Anyone lived in a pretty how town…~ E.E. Cummings
As a teenager, I wasn’t much for journalism. I defined myself as a creative writer, too artistic and impatient for plain old facts. I didn’t like sports and never wanted to write the expose on the cafeteria pizza. I wrote stream-of-conscious poetry for guys who didn’t like poetry and didn’t like me.
I was an idiot.
Journalism is storytelling. At the Quebec City Chronicle-Telegraph (the oldest newspaper in North America), I focused mostly on the small stuff: charity drives, local teams, high school graduations, restaurant openings – the minutia of the small English-speaking community.
As small papers dry up or battle for readership online, we’re losing human-interest stories. We may never read Shelly Brown’s obituary, Shelly who spent thirty years working the counter at the deli; who gave the community three great children, who dedicated her life to rescuing dogs.
Why care about Shelly, the smiling deli worker? We have this to read:10 Things You Didn’t Know About Syria. 10 Things Amanda Knox Has in Common with a Unicorn. 15 Pugs Who Look Like Dictators.
Just like there’s a time and place for the above, (lunch breaks), there’s a time and place for newspapers: Sunday afternoons. I can’t remember the last time I sat with a newspaper article, chewed the story over, let it linger. I love blogs, but getting the story out is stressed more than getting the story out right.
Be a good listener
I interviewed a famous filmmaker, covered the 2011 Royal Tour with Prince William & Kate, interviewed the bassist from the Sheepdogs; met the winners of Red Bull Crashed Ice. But those aren’t the stories that mattered most. I talked to a lady whose teenage son was dying from cancer, about nine months before he passed away.
Most people don’t know what to say to a mother whose son is dying. I certainly didn’t. The interview still haunts me – maybe I was too probing, too self-centered, too positive.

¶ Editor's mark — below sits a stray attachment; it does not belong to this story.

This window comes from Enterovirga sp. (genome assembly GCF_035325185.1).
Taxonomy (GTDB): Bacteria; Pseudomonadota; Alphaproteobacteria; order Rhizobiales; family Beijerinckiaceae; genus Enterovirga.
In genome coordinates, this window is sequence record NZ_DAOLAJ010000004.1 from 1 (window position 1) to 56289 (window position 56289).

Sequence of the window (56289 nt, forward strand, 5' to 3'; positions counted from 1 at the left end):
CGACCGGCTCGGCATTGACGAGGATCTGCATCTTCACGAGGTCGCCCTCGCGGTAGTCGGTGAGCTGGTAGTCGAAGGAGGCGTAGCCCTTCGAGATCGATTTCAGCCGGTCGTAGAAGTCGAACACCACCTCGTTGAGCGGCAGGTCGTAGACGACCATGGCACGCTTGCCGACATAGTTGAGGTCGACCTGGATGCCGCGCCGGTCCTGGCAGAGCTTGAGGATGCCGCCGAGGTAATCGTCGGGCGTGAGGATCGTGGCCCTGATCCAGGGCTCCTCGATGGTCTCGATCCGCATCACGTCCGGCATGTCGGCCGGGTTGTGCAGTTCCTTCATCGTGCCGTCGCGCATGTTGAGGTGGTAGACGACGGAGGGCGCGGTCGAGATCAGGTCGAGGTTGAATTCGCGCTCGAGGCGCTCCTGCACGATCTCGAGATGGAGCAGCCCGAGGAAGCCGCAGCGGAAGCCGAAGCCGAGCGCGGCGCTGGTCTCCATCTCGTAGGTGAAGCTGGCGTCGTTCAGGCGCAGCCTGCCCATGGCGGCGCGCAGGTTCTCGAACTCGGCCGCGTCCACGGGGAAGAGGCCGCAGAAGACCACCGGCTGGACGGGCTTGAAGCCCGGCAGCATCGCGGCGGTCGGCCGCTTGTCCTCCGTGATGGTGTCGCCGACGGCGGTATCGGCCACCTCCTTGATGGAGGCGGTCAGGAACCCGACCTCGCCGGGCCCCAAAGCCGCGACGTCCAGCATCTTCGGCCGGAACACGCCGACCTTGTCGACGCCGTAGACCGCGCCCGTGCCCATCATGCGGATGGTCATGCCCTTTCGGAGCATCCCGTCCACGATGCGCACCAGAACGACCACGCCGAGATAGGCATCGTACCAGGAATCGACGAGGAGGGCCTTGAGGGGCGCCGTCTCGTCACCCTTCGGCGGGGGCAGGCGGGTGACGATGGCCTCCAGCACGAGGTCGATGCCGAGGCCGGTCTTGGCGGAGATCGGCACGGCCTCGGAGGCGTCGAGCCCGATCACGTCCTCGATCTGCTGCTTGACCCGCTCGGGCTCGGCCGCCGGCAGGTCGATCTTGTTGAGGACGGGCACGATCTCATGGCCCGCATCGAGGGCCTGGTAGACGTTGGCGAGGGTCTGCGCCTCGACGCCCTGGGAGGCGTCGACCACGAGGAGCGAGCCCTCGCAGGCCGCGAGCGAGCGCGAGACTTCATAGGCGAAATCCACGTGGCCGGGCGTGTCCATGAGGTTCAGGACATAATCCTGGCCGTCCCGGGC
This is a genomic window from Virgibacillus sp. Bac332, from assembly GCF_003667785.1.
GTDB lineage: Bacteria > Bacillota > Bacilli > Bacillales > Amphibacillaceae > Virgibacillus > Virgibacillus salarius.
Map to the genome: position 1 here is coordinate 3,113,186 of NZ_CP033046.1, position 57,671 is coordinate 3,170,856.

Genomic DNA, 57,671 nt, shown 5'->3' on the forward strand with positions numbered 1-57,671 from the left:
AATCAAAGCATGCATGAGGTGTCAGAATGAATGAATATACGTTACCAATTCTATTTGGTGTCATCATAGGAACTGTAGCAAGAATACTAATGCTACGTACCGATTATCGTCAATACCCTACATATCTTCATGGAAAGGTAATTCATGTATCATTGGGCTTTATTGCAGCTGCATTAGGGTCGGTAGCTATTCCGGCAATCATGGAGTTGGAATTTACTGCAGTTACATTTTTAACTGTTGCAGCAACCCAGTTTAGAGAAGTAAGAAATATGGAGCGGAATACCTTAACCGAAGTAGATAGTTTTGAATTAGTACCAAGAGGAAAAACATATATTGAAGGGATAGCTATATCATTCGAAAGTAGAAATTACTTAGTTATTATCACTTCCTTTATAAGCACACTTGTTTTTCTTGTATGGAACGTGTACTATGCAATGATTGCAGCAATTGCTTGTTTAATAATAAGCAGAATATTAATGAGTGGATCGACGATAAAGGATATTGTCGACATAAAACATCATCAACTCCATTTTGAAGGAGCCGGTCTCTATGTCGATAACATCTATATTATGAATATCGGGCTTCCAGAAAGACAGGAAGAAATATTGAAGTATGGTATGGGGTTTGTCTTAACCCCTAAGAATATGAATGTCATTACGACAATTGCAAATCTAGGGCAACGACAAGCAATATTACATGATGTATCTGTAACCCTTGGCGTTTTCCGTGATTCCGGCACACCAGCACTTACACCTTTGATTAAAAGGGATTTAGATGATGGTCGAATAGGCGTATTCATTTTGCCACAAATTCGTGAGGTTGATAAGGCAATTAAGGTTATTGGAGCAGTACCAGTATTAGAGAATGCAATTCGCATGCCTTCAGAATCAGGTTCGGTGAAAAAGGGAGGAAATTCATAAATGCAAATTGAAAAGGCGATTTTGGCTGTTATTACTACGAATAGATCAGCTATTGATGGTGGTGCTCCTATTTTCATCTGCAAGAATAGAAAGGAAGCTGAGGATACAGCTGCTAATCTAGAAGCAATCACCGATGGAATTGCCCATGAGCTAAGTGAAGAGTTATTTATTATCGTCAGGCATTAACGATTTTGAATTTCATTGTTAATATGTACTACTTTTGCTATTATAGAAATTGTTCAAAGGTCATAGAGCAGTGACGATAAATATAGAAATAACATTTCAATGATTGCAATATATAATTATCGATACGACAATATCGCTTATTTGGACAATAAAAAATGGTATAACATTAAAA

Since that article, I ask myself constantly – am I listening or talking? Am I lending advice or listening? When I don’t know what to say, I say exactly that. Sometimes, it’s our job to silently absorb our friends’ words, so the weight falls off them and onto us.
Fame is overrated
Fame and famous people are overrated. I followed Prince William and Kate around on a bus for an entire day. We snapped thousands of pictures. I realized they would never have the privacy I take for granted. They are puppets, sure royal puppets, but definitely puppets. Meanwhile, around the world, children starve, poachers drive elephants to the verge of extinction, and millions flee from wars they did not cause. And it’s getting more difficult to hear the voices reporting on those issues under the heap of useless information piled on top.
I don’t pretend to know the answer to any of this.
Change the beat
If the writing isn’t working out, it might not be the writing; it might be the subject. Perhaps your old-lady character isn’t as witty and appealing as she seems because you don’t find her that interesting. Maybe as a travel writer, you’d rather write about the crazy taxi ride in your hometown than shopping the bazaars in Marrakech. That’s ok.
Write what interests you and it will interest the reader.
Remember the greatest writing compliment
After reviewing my clips for the first time, my editor said plainly, “the kid can write.” The Kid.Can.Write.
This is the best compliment I ever received from a person not required to love me. It’s accurate – he didn’t say I was the best writer, the most beautiful writer, an up-and-coming Hunter S. Thompson; he said I could write. Relief. I repeat this to myself when it feels like I am turning my wheels in the worst career.
Writing advice: find your greatest compliment ever and stick it in your temporal lobe. Refer to it often.